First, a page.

On September 30, 2016, FERC accepted the change in status filing submitted by Puget Sound Energy, Inc. (“Puget”) and certain affiliated generators. The filing informed FERC of the companies’ intent to join the Energy Imbalance Market (“EIM”) administered by the California Independent System Operator Corporation (“CAISO”) beginning on October 1, 2016. As discussed in a previous WER article, in August 2016, FERC approved a similar filing and anticipated EIM start-date from Arizona Public Service Company (“APS”). With this order, Puget and APS become the fifth and sixth balancing authority areas to join the EIM, following PacifiCorp East and PacifiCorp West in 2014, and Nevada Power Company, Sierra Pacific Power in 2015. Idaho Power plans to become the seventh balancing authority area in 2018. (see April 13, 2016 edition of the WER).
As discussed in previous editions of the WER, the EIM enables non-California-based balancing authority areas (“BAAs”) to participate in CAISO’s real-time energy market. As EIM participants, utilities like Puget can more easily share resources regionally, including renewable energy generation, which is often useful for meeting state renewable energy portfolio standards. However, due to concerns over the potential to exert market power, especially in their own territories, FERC limited the other five EIM participants to submitting only cost-based energy bids.
In its March 9 filing, Puget argued that, unlike the other five EIM participants, there are no restrictions on its market-based rate authority that would prevent it from selling energy throughout the EIM. In support of this argument, Puget submitted supplier and wholesale market share studies demonstrating a lack of market power in the EIM, and furthermore argued that market monitoring and mitigation measures previously approved by FERC will also help prevent EIM participants from exerting market power in areas constrained by congestion. Puget amended its filing on July 27, 2016 with an additional analysis of a 300 MW firm transmission reservation, which the utility has specifically dedicated to potential EIM transactions. According to that study, energy imbalance demand will be much less than the full 300 MW reservation, which connects the Puget and PacifiCorp-West BAAs by way of the Bonneville Power Administration (“BPA”) transmission system. As Puget argued, the study’s results demonstrate that its BAA will not constitute an EIM submarket, thereby avoiding any need to submit further studies to FERC. Any remaining congestion concerns, the utility argued, can be addressed through CAISO’s local market power mitigation measures as well as BPA’s pro rata curtailment procedures.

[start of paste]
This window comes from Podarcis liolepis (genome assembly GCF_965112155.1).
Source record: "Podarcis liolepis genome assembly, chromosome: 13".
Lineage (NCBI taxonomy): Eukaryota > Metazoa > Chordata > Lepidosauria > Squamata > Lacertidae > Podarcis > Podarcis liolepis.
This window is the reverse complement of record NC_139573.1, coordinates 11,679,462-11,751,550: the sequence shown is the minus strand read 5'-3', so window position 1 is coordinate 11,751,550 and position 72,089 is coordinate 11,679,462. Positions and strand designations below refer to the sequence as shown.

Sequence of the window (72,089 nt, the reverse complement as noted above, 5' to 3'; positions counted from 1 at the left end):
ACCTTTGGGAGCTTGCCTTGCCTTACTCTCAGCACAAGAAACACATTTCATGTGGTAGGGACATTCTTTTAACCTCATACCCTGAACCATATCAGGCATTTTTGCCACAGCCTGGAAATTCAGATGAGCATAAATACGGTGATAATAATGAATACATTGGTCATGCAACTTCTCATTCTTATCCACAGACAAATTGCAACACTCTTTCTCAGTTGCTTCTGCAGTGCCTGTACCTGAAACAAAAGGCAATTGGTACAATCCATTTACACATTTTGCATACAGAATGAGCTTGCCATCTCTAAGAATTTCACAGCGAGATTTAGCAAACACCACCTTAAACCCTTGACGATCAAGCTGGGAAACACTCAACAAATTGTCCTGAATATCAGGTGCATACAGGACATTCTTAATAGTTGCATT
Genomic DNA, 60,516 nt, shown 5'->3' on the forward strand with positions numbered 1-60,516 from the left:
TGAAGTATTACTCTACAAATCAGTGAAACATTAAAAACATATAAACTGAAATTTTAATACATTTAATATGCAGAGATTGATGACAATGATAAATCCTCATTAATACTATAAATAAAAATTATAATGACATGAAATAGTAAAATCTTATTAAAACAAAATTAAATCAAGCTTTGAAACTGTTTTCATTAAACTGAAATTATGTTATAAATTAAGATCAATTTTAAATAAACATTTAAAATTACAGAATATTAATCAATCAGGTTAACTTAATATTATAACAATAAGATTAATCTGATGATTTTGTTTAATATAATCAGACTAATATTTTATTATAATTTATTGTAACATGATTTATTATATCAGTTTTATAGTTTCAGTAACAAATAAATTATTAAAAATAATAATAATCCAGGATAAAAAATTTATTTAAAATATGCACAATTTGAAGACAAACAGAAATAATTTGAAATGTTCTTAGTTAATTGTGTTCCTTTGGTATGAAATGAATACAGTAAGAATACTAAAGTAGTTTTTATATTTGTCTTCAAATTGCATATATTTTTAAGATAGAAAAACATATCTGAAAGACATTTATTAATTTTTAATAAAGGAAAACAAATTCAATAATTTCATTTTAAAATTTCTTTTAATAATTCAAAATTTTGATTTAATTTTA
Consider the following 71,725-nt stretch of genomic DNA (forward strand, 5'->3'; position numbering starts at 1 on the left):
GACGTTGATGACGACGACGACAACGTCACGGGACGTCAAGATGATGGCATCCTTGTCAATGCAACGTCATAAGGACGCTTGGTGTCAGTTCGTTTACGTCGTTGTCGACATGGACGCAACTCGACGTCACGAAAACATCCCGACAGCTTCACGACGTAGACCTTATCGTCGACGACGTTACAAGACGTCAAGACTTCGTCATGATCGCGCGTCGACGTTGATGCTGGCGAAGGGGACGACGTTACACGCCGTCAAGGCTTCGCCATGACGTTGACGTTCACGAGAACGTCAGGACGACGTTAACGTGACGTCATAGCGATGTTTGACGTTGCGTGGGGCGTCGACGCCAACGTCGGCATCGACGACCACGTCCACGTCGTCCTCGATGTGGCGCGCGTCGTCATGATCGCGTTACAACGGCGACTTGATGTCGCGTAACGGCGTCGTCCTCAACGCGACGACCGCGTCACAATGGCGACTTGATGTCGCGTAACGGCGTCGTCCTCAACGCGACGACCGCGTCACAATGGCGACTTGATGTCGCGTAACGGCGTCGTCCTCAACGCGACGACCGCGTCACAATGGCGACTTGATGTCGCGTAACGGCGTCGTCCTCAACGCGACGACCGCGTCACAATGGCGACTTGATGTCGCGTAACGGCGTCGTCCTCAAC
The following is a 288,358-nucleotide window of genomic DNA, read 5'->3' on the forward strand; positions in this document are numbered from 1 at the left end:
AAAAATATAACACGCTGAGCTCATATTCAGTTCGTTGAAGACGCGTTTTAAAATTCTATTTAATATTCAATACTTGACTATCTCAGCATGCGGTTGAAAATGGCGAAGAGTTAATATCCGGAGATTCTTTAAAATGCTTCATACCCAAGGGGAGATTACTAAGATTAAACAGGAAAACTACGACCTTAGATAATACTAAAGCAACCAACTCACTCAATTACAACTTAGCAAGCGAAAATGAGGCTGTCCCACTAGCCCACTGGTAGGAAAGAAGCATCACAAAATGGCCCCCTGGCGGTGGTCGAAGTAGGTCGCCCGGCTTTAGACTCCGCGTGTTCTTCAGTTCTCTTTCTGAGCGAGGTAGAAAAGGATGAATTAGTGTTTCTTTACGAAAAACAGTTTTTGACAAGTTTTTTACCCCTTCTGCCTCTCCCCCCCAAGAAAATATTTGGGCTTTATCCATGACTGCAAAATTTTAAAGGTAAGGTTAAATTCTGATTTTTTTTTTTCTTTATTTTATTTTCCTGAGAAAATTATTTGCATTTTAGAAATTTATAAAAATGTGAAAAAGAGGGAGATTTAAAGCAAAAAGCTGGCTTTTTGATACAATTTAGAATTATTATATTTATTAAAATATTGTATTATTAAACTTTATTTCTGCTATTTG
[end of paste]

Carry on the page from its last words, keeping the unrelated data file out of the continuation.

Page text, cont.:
In its decision, FERC agreed that Puget’s initial filing, and subsequent amendment, successfully demonstrated that the utility lacked vertical and horizontal market power in the 6-BAA EIM footprint. The Commission was particularly persuaded by Puget’s 300 MW firm power reservation with BPA, as well as the July 27 studies demonstrating that congestion levels would be minimal and manageable through BPA’s curtailment procedures. FERC accepted Puget’s filing, authorized the utility to transact in the EIM at market-based rates, and directed the utility to revise its status filing if it begins experiencing transmission constraints on BPA’s transmission system.
A more detailed version of this post first appeared on the Troutman Sanders’ Washington Energy Report.